Frankly, I do not need inspirational speaches or debt consolidation solicitations but practical advice about getting employment, or any help with my situation.
    Thank you for taking your time to read my comment.
    Athena

  3. Jeff

    I wish there was more of an information resource as to how much age discrimination is prevalent (or not) in specific industries. For example, after years of web development, I find that although employers love my resume, their (20ish) faces fall as soon as they see me in person. One path I might switch to is video editing, but it would require my taking courses and getting a certification. Video and film production is filled with young people, which makes me wonder if people in their 50s are even welcome. It is listed here, I notice, but the info seems generic. Do you have any info on demographics?

  4. Peggy

    The recession has become a way to quietly remove older workers (over 45, which is when healthcare premiums increase) and later replace us younger people at lower wages. It has been not too subtle in the legal industry. After huge layoffs country wide, there are now jobs becoming available for 1/3 less pay and fewer years of experience required. Friends of mine in other fields are finding themselves out of work, under employed, taking work for less pay or reinventing themselves — paring down their lifestyles, taking in roommates, living with friends or family.

    I’m not just saying this to be a downer – it’s time we face the facts that we are going to have to save ourselves and not look to traditional employers to save the day (they’re busy saving themselves). Support companies who keep us on, hire us, value our business. Separate healthcare from employment so we can go out on our own and not have to worry that if we get sick, we’re toast. It’s a new day and a new game.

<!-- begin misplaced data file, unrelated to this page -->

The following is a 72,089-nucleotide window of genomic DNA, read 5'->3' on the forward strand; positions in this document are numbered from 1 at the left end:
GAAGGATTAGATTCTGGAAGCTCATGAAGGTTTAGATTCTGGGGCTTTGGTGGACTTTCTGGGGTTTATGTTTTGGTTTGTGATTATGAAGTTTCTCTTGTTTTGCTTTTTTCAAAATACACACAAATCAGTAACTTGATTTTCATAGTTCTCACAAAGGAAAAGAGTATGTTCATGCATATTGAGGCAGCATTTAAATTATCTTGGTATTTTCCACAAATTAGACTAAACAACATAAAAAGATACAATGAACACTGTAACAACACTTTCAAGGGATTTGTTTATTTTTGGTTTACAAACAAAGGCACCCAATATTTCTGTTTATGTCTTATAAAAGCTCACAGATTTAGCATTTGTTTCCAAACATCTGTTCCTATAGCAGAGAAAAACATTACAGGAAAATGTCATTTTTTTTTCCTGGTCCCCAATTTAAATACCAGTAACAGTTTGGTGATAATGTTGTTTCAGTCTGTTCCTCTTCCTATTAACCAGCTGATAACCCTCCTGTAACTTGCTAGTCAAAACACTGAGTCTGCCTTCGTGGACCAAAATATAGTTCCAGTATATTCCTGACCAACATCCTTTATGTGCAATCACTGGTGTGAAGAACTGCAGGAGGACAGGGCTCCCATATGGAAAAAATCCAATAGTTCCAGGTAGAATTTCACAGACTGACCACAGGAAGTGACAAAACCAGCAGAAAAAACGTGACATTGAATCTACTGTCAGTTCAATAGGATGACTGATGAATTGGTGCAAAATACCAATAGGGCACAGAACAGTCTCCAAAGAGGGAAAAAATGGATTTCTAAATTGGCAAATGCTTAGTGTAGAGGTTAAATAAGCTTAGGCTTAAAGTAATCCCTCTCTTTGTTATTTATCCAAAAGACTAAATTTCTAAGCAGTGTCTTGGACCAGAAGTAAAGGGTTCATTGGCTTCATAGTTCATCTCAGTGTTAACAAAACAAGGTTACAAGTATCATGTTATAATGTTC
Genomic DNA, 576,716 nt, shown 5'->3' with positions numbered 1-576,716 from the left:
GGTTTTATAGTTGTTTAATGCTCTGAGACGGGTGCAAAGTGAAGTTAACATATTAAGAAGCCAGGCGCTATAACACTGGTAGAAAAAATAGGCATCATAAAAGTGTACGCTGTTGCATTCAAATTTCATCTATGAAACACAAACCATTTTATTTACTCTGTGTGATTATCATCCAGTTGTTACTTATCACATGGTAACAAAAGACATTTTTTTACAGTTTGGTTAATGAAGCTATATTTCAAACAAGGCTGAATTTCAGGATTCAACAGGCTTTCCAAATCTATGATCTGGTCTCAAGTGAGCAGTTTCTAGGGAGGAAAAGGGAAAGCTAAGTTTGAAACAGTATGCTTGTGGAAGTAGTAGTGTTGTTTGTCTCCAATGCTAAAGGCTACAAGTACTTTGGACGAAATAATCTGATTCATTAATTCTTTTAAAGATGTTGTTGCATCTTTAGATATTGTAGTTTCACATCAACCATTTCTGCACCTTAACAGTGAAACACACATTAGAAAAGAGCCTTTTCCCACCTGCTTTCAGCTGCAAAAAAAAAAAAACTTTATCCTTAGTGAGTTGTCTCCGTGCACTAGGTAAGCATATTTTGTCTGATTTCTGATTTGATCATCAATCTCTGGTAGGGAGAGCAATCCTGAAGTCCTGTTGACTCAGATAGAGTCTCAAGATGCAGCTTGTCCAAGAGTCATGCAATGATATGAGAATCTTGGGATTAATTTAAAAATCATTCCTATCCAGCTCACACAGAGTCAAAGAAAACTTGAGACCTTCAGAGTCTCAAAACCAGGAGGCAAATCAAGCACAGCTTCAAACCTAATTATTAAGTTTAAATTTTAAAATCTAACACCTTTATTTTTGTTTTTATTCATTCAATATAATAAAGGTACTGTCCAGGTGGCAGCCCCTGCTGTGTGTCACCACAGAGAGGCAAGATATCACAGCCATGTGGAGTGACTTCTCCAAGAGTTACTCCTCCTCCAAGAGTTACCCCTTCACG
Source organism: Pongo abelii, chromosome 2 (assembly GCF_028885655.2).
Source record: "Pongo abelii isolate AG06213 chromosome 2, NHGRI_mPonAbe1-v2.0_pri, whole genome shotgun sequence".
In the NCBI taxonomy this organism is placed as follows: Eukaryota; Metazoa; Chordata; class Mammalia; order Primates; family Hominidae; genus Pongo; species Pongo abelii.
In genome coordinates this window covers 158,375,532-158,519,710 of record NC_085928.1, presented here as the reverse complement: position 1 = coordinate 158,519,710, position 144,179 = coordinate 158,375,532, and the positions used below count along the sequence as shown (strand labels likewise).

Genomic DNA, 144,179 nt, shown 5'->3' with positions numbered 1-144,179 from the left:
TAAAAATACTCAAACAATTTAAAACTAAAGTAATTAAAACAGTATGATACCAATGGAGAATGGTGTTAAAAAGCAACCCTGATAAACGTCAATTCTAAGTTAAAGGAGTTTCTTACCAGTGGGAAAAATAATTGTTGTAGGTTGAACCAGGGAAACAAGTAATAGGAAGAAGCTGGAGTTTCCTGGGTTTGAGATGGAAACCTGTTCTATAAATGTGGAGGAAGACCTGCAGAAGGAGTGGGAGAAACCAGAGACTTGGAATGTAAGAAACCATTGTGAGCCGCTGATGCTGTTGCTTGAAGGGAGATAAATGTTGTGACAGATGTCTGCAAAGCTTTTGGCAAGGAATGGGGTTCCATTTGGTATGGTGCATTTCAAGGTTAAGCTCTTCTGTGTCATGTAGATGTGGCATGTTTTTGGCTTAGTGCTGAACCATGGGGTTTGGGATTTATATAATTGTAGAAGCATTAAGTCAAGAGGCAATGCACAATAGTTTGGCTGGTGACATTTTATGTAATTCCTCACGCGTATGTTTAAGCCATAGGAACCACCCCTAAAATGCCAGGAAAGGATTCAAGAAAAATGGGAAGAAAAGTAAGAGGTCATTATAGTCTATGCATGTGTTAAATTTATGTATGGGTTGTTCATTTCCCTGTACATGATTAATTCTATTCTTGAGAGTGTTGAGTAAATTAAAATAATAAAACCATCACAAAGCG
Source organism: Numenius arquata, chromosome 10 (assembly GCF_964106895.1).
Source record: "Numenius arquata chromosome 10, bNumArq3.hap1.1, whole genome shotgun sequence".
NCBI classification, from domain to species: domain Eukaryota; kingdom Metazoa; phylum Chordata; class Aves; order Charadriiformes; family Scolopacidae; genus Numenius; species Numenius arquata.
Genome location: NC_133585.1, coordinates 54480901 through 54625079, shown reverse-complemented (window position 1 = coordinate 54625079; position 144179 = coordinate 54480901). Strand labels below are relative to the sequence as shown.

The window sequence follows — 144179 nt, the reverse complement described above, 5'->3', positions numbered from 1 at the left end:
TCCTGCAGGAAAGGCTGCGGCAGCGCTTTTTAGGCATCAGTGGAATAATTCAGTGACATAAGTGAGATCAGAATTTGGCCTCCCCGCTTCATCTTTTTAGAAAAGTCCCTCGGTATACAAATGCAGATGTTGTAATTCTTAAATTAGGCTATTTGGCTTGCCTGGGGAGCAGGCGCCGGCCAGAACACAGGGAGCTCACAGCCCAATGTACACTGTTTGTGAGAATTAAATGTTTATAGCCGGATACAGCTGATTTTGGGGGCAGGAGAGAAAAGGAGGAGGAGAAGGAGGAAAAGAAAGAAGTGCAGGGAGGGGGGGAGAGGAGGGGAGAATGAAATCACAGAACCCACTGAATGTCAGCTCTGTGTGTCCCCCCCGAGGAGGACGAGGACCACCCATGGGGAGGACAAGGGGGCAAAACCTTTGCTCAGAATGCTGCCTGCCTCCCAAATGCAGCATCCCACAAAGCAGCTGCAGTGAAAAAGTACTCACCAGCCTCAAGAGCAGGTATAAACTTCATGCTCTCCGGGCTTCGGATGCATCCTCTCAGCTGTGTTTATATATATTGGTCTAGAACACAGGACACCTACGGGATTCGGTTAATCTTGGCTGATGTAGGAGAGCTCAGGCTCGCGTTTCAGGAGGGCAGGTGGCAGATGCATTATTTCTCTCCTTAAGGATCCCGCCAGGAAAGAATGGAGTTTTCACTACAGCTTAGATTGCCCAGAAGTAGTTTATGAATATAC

5. Dr. Barbara Hillenbrand

    Dear Publisher,

    My heart goes out to your Readers. I struggle with the same age-related issues they face. In addition you can add disability (e.g., brain cancer) to the mix. Even so, I soldier on. How?…For one, I have quit applying for jobs altogether and have begun looking for ways to employ myself. For example, I am teaching myself to write again. I have recently completed an adult non-fiction book. While I am hoping this endeavor is successfu; I realize that my success will be measured by the discipline I bring to my craft, as opposed to the number of books sold…I believe that such cottage industries are born of desperation, a desire to share one’s inborn talents, as well as by ‘chance’…You never know what accident could reveal your next business oppoturnity…In desperation one Christmas, I asked an elderly couple in my building to sit my cats for a couple of weeks. Surprisingly, they said yes, and they enjoyed it so much that they have turned it into a home business. Another friend in the building has a sidewalk sale when she runs low on cash. Are any of you out there –CPAs? Tax-time is your chance to exploit your skills. And I am sure between us all we have aquired the skills we need to pursue our hidden talents…September is right around the corner–I am thinking that many of you have advanced degrees and might find employment tutoring Middle and High School students…Oh well, at worst I have bored you; at best your mind is swimming with ideas.